The emerging market economies never seem to learn from their repeated experiences with foreign exchange crises. Rather, they seem condemned to make the same policy mistakes that repeatedly get them into deep difficulty.
During the recent years of easy global money, they have proven, time and again, to be incapable of avoiding the temptation to over-borrow in foreign currency and let their currencies become overvalued. All too often, this leaves them exposed to any material tightening in global liquidity conditions and makes them a source of global economic instability when the credit cycle turns.
As the Federal Reserve continues to hike interest rates, all indications point to a scenario not much different from the past for the major emerging market economies - Brazil, China, Indonesia, Russia, South Africa and Turkey.
This is because they have behaved as if easy access to the international capital market would last forever. Easy money induced them to allow their corporate sectors to go on borrowing sprees and expose themselves excessively to foreign exchange risk.
For some years now, the Bank for International Settlement (BIS), the central bank for the world's central banks, has warned that excessive borrowing by the emerging market economies constituted a major risk to the global economic recovery.
What particularly concerns the BIS is not simply that emerging market corporations have more than doubled their overall indebtedness to around $25 trillion over the past eight years. Rather, it is that, during this same period, they have also managed to increase their U.S. dollar denominated debt by more than $3.5 trillion.
Being as heavily indebted as they are, especially in U.S. dollar terms, the last thing emerging market economies need is a combination of higher U.S. interest rates and a strong U.S. dollar.
As has happened often in the past, higher U.S. interest rates would induce capital to be repatriated back to the U.S. from emerging markets at an accelerating rate. That would force emerging market currencies sharply lower and propel their interest rates higher, which, in turn, would substantially increase their corporate sectors' already heavy debt service burden.
It is also all too likely that a stronger U.S. dollar would depress international commodity prices, which are largely denominated in U.S. dollar terms. That could pose yet another serious challenge for a large number of emerging market economies, which remain overly dependent on commodity export earnings.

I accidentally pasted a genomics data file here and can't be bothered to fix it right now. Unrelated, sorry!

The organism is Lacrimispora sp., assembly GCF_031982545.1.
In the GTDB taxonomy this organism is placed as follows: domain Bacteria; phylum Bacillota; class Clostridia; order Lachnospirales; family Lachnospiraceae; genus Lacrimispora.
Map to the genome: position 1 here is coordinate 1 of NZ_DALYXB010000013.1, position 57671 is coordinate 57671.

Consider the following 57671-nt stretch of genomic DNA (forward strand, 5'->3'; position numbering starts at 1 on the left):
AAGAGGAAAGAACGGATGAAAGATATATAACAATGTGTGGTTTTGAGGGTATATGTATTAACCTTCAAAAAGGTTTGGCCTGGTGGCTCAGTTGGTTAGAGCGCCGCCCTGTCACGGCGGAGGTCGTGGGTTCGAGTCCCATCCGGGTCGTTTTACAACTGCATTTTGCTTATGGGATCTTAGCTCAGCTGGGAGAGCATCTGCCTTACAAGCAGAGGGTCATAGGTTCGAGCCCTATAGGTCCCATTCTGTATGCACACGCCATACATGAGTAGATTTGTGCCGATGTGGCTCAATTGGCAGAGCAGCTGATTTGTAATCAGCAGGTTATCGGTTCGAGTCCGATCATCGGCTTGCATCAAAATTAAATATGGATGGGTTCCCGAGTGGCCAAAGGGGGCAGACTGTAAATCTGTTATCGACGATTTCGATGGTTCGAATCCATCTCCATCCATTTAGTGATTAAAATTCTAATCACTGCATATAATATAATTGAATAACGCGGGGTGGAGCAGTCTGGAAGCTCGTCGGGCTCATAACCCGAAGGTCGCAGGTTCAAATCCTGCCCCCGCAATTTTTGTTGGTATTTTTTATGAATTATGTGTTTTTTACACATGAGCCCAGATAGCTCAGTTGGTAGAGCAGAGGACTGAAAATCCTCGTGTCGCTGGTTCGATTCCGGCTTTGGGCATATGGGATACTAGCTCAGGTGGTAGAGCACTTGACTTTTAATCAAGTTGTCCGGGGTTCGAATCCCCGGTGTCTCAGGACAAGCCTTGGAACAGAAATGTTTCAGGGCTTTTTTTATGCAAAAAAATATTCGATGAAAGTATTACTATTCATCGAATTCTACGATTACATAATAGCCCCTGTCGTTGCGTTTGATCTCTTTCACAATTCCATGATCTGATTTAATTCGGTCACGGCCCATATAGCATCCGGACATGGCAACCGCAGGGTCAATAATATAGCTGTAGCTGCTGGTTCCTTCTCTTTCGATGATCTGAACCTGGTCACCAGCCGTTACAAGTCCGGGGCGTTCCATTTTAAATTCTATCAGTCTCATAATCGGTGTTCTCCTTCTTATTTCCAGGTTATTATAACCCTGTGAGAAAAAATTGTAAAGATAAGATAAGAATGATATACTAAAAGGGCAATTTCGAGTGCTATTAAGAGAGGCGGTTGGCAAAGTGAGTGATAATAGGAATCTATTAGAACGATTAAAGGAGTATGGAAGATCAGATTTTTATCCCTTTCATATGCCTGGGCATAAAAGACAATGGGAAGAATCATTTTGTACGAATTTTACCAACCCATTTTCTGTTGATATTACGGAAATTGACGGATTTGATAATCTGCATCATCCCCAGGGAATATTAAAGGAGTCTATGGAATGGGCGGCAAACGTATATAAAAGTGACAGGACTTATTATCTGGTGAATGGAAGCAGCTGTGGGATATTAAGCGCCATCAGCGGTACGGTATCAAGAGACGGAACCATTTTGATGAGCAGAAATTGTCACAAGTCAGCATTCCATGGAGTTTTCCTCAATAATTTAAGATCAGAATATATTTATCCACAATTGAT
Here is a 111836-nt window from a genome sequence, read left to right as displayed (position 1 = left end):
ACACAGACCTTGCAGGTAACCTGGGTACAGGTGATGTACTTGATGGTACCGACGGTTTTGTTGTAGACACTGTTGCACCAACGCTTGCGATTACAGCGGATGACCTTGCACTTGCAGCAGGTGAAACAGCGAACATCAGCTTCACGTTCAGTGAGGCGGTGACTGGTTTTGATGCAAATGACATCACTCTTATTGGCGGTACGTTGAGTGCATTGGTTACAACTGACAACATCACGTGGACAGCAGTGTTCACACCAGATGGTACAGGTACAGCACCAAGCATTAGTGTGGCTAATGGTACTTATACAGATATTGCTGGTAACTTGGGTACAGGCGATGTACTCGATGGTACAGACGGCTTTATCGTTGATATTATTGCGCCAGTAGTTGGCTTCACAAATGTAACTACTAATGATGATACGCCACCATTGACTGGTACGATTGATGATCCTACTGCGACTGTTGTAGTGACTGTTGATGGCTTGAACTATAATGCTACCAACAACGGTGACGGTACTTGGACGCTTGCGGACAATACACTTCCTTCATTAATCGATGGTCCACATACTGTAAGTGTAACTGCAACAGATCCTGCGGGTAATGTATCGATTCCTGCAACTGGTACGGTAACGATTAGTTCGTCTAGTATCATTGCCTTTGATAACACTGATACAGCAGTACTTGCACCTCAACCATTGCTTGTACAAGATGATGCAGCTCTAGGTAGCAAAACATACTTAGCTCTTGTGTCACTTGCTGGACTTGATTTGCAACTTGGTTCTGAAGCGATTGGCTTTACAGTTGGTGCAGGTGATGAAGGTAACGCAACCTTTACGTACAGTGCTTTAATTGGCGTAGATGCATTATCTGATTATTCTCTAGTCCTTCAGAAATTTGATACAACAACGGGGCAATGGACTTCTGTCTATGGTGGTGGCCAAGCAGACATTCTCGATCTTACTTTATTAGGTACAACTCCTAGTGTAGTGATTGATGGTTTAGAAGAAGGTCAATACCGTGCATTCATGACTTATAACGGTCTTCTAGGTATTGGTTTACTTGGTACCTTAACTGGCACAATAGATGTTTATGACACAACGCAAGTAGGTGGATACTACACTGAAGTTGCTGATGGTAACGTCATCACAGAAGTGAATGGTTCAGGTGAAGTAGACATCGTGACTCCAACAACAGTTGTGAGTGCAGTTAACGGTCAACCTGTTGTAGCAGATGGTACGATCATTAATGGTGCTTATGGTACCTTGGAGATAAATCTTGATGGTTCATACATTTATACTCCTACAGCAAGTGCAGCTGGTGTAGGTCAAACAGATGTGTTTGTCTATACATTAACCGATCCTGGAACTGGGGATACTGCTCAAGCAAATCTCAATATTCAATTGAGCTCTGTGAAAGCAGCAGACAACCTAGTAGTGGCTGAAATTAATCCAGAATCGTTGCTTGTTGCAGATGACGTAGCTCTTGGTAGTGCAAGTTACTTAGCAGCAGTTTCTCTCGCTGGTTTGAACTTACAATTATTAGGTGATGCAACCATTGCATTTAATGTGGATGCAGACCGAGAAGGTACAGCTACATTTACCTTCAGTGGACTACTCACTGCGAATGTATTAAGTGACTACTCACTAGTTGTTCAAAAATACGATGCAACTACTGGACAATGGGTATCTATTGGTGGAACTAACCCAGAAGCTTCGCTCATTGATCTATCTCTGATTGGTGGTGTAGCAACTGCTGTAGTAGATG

Unfortunately for the emerging market economies, under the incoming Trump administration, it is also likely that U.S. interest rates will rise significantly and the U.S. dollar will be propelled to ever higher levels. The basic reason for this expectation is that President-elect Trump is proposing a substantial cut in corporate and household tax rates, while simultaneously proposing a large increase in both infrastructure and defense spending.
To make matters worse for emerging economies, President-elect Trump is proposing such an expansionary budget policy at the very time that the U.S. economy is close to full employment and wage inflation appears to be on the rise.
Should Congress go along with Mr. Trump's tax and spending proposals, the Federal Reserve would have little option but to tighten monetary policy at a faster pace than it is currently planning to do.
Doing so would almost certainly cause U.S. monetary policy to become further out of sync with the central banks in Europe and Japan, where regulators are still engaged in very expansive unorthodox monetary policies. That would almost certainly send the U.S. dollar to new heights.
As if the prospect of higher interest rates and a strong dollar were not sufficiently bad news for the emerging market economies, they also now have reason to fear that the Trump administration will adopt a restrictive international trade policy.
Among the more consistent themes of Mr. Trump's election campaign was the notion that the U.S. was being ripped off by foreign countries and a principal objective of his administration would be to reduce the trade deficit. This could be of particular concern for China and Mexico - countries Mr. Trump has repeatedly threatened to hit with import tariffs.
One has to hope that when the global credit bubble bursts, the emerging market economies will draw the right lessons as to how to manage their economies in a more prudent manner than they have done to date. However, judging by their long track record of poor adaptation to the global credit cycle, I am not holding my breath for this to happen.